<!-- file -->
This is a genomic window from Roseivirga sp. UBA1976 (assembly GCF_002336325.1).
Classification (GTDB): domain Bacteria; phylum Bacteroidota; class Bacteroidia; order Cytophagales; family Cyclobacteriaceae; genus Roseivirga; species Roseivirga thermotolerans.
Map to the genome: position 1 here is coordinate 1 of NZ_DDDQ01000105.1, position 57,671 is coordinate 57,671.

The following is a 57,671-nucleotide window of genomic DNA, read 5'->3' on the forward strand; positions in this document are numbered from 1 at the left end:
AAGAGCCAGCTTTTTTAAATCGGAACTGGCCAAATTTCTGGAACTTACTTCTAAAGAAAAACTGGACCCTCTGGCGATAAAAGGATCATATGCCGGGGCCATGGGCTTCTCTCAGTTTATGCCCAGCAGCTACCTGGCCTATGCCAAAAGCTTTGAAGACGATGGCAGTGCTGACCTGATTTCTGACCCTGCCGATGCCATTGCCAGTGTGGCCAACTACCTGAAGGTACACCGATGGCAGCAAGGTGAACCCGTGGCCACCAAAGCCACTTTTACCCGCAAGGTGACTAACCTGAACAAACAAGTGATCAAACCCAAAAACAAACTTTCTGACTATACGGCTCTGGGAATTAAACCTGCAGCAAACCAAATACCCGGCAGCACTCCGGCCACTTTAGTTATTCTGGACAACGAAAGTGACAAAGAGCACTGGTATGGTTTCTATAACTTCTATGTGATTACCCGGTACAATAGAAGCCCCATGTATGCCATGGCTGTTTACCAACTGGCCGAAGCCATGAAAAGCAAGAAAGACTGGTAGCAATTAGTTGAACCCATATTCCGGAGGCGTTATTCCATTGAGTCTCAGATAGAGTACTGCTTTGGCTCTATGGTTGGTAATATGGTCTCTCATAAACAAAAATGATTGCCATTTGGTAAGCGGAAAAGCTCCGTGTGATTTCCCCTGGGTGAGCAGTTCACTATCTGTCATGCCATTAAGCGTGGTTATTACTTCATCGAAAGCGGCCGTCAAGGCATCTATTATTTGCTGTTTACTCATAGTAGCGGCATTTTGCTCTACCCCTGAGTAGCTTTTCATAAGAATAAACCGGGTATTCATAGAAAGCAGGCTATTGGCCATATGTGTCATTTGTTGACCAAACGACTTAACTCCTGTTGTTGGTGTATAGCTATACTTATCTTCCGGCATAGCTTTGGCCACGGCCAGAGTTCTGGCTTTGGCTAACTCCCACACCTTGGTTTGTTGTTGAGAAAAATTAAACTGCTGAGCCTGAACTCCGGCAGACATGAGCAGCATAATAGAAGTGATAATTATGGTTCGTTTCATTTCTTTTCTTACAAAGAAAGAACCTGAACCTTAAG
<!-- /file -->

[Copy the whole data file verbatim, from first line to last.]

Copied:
This is a genomic window from Roseivirga sp. UBA1976 (assembly GCF_002336325.1).
Classification (GTDB): domain Bacteria; phylum Bacteroidota; class Bacteroidia; order Cytophagales; family Cyclobacteriaceae; genus Roseivirga; species Roseivirga thermotolerans.
Map to the genome: position 1 here is coordinate 1 of NZ_DDDQ01000105.1, position 57,671 is coordinate 57,671.

The following is a 57,671-nucleotide window of genomic DNA, read 5'->3' on the forward strand; positions in this document are numbered from 1 at the left end:
AAGAGCCAGCTTTTTTAAATCGGAACTGGCCAAATTTCTGGAACTTACTTCTAAAGAAAAACTGGACCCTCTGGCGATAAAAGGATCATATGCCGGGGCCATGGGCTTCTCTCAGTTTATGCCCAGCAGCTACCTGGCCTATGCCAAAAGCTTTGAAGACGATGGCAGTGCTGACCTGATTTCTGACCCTGCCGATGCCATTGCCAGTGTGGCCAACTACCTGAAGGTACACCGATGGCAGCAAGGTGAACCCGTGGCCACCAAAGCCACTTTTACCCGCAAGGTGACTAACCTGAACAAACAAGTGATCAAACCCAAAAACAAACTTTCTGACTATACGGCTCTGGGAATTAAACCTGCAGCAAACCAAATACCCGGCAGCACTCCGGCCACTTTAGTTATTCTGGACAACGAAAGTGACAAAGAGCACTGGTATGGTTTCTATAACTTCTATGTGATTACCCGGTACAATAGAAGCCCCATGTATGCCATGGCTGTTTACCAACTGGCCGAAGCCATGAAAAGCAAGAAAGACTGGTAGCAATTAGTTGAACCCATATTCCGGAGGCGTTATTCCATTGAGTCTCAGATAGAGTACTGCTTTGGCTCTATGGTTGGTAATATGGTCTCTCATAAACAAAAATGATTGCCATTTGGTAAGCGGAAAAGCTCCGTGTGATTTCCCCTGGGTGAGCAGTTCACTATCTGTCATGCCATTAAGCGTGGTTATTACTTCATCGAAAGCGGCCGTCAAGGCATCTATTATTTGCTGTTTACTCATAGTAGCGGCATTTTGCTCTACCCCTGAGTAGCTTTTCATAAGAATAAACCGGGTATTCATAGAAAGCAGGCTATTGGCCATATGTGTCATTTGTTGACCAAACGACTTAACTCCTGTTGTTGGTGTATAGCTATACTTATCTTCCGGCATAGCTTTGGCCACGGCCAGAGTTCTGGCTTTGGCTAACTCCCACACCTTGGTTTGTTGTTGAGAAAAATTAAACTGCTGAGCCTGAACTCCGGCAGACATGAGCAGCATAATAGAAGTGATAATTATGGTTCGTTTCATTTCTTTTCTTACAAAGAAAGAACCTGAACCTTAAG